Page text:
“Since the main message of Scripture is the unfolding mystery of Christ, who reveals his Father and reconciles us to him, theology is a central concern of every believer.” (Michael Horton, The Christian Faith)
It has been on my heart for a while now to begin a longterm series of posts centered on systematic theology. My hope is that these short, sweet, and to-the-point posts focusing on key terms, concepts, and doctrines of the Christian faith will benefit your soul. I pray that they will give you a greater vision of our God and spark within you an even greater passion for his revealed Word.
Each post will include 4 points: the term’s definition, why it matters, its gospel relevance, and a talk back opportunity. I look forward to hearing your thoughts on each subject in the comments!
It seems only fitting to begin with the most basic question: What is theology?
Theology is the study of God.
When a person decides they want to study theology, they are making a conscious effort to know God better. They are purposefully examining his character, his actions, his history, his plans, and so on. But even a woman who has never heard of the word “theology” is forming her own opinions about God based on the information around her. Every day the world, our families, our schools, our churches, and our culture compete to affect our perception of God. We are constantly making decisions to either accept or reject each piece of information presented to us. In this most basic sense we are all theologians. The question is whether or not we are good theologians.
So what makes a good theologian?
If theology is the study of God, then a good theologian must go to the right place to study him. We cannot be good theologians by seeking the world’s wisdom about him. Similarly, we cannot be good theologians by seeking to know God through mysticism or solely through personal experience. Any pursuit of “knowing God” which is not rooted in and informed by the revealed Word of God is inherently flawed. As good theologians, we must go to the source and learn about our God through the means he has provided.
In his Word, our Heavenly Father has given us the ultimate resource for knowing him. In it, we not only get a clear picture of who he is, but who we are and how our lives intersect with his glorious plan. It is only through carefully studying this gift of self-revelation from our God that we can increase our knowledge of him, our world, and ourselves.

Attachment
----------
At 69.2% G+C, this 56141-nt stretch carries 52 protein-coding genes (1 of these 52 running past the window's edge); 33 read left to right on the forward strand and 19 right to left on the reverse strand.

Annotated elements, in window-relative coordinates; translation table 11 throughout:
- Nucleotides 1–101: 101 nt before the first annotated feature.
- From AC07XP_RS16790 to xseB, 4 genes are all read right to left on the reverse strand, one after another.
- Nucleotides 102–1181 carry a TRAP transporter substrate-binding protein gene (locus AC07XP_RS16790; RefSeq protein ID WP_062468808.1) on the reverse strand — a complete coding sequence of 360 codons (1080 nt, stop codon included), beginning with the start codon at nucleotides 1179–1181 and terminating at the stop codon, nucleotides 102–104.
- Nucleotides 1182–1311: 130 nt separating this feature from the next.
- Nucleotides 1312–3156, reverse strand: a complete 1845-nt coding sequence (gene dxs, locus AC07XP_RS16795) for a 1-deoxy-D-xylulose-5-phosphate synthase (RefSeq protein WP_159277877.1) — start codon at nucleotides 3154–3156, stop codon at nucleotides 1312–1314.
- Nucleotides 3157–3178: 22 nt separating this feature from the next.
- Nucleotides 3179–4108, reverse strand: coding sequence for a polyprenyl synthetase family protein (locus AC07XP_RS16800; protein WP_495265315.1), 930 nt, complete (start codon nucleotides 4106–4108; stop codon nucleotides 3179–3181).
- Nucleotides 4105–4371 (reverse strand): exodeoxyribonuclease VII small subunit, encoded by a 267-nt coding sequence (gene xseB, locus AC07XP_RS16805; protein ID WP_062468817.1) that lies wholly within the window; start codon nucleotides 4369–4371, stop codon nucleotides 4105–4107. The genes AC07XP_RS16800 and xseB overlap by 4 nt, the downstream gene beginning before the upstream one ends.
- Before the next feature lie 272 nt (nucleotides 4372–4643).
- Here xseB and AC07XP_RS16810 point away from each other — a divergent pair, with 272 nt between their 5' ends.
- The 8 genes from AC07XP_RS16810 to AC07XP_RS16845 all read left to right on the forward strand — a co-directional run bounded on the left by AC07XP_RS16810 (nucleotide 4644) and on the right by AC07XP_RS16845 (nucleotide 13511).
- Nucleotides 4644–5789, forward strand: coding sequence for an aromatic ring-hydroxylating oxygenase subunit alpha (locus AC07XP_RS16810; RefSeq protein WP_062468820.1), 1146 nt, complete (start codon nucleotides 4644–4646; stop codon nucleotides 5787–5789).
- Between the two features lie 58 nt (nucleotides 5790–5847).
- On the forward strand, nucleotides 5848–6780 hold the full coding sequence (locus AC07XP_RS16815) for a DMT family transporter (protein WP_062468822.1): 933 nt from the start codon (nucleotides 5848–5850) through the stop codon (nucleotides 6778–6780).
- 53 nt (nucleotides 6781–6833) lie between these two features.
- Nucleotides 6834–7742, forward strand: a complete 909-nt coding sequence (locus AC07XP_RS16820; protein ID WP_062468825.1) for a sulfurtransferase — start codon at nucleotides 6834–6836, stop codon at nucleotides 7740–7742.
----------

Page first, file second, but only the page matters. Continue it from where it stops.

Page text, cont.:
Why It Matters
Why should we care about theology? What motivation do we have for being good theologians? Life seems easier if we don’t have to worry about an authoritative God bossing us around and it certainly seems more convenient to shape God into our own image. What could be the benefit of having a correct, deep, and vibrant understanding of the Lord?
For the Christian, the answer to these questions is simple: We love him.
When you love someone you desire to know them and as those who’ve tasted the goodness of God through salvation our hearts cry out with the Psalmist:
“You make known to me the path of life; in your presence there is fullness of joy; at your right hand are pleasures forevermore.” (Psalm 16:11, ESV)
If God is the very source of true joy and pleasure, then it would behoove us to know him better wouldn’t it? This is why we study theology: not because we are particularly studious, or think that reading is fun, or because we find big books full of difficult words exciting, but because we are captivated by our loving and gracious God. We want to know him better and learn how to please him! The indwelling of the Holy Spirit causes us to crave more of the knowledge and presence of the Lord in our lives.
In his grace and mercy, the God of the universe has made himself known to his creation. Though Adam and Eve (and subsequently all the human race) chose to rebel against his authority, he did not leave humanity in utter darkness. Instead, throughout history he chose to reveal himself to the world through his prophets and provided a way of salvation through the greatest prophet of all, his Son, Jesus Christ. It is through faith in his Son that God provides a means for mankind to know him once more in the way he always intended.
In studying the Word of God, we not only learn what the gospel is–the power to save men and women from their sins–but also how the gospel gives us the ability to truly know God. A person could “study” God over the course of their entire life, but without the indwelling presence of the Holy Spirit (which is given to the believer at the moment of salvation), they would never truly know God in the fullest sense.
Therefore, it is our delight as those who’ve been redeemed by the blood of Christ and given the Holy Spirit to diligently study our Bibles. We desire to be good theologians because we have been reconciled to our Creator in whom is life, joy, and pleasure forevermore!